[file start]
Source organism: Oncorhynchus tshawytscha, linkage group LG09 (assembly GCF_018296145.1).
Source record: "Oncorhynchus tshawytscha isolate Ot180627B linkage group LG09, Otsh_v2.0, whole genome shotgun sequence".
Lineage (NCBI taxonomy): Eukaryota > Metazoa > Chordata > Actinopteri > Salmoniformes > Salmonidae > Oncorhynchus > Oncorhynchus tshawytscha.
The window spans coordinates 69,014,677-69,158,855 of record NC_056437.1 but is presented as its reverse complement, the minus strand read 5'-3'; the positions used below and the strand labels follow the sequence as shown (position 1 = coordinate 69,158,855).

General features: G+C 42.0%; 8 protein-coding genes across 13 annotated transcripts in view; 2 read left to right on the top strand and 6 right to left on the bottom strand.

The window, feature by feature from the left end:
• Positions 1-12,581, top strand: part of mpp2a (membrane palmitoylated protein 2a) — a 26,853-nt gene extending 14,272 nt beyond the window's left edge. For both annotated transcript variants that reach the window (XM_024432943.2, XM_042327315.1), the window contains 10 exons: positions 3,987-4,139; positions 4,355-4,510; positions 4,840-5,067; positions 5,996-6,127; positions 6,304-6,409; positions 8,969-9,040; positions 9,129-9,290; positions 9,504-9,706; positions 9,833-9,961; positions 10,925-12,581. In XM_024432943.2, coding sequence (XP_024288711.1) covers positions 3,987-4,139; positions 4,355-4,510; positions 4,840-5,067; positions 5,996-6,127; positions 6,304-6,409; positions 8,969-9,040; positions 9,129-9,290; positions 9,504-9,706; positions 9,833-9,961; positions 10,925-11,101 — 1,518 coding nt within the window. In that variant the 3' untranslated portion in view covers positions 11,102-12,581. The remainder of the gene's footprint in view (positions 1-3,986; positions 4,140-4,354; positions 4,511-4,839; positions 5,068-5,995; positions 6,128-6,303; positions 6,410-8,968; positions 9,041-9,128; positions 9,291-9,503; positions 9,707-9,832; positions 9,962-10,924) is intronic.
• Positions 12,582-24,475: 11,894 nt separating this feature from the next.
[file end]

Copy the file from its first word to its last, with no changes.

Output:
Source organism: Oncorhynchus tshawytscha, linkage group LG09 (assembly GCF_018296145.1).
Source record: "Oncorhynchus tshawytscha isolate Ot180627B linkage group LG09, Otsh_v2.0, whole genome shotgun sequence".
Lineage (NCBI taxonomy): Eukaryota > Metazoa > Chordata > Actinopteri > Salmoniformes > Salmonidae > Oncorhynchus > Oncorhynchus tshawytscha.
The window spans coordinates 69,014,677-69,158,855 of record NC_056437.1 but is presented as its reverse complement, the minus strand read 5'-3'; the positions used below and the strand labels follow the sequence as shown (position 1 = coordinate 69,158,855).

General features: G+C 42.0%; 8 protein-coding genes across 13 annotated transcripts in view; 2 read left to right on the top strand and 6 right to left on the bottom strand.

The window, feature by feature from the left end:
• Positions 1-12,581, top strand: part of mpp2a (membrane palmitoylated protein 2a) — a 26,853-nt gene extending 14,272 nt beyond the window's left edge. For both annotated transcript variants that reach the window (XM_024432943.2, XM_042327315.1), the window contains 10 exons: positions 3,987-4,139; positions 4,355-4,510; positions 4,840-5,067; positions 5,996-6,127; positions 6,304-6,409; positions 8,969-9,040; positions 9,129-9,290; positions 9,504-9,706; positions 9,833-9,961; positions 10,925-12,581. In XM_024432943.2, coding sequence (XP_024288711.1) covers positions 3,987-4,139; positions 4,355-4,510; positions 4,840-5,067; positions 5,996-6,127; positions 6,304-6,409; positions 8,969-9,040; positions 9,129-9,290; positions 9,504-9,706; positions 9,833-9,961; positions 10,925-11,101 — 1,518 coding nt within the window. In that variant the 3' untranslated portion in view covers positions 11,102-12,581. The remainder of the gene's footprint in view (positions 1-3,986; positions 4,140-4,354; positions 4,511-4,839; positions 5,068-5,995; positions 6,128-6,303; positions 6,410-8,968; positions 9,041-9,128; positions 9,291-9,503; positions 9,707-9,832; positions 9,962-10,924) is intronic.
• Positions 12,582-24,475: 11,894 nt separating this feature from the next.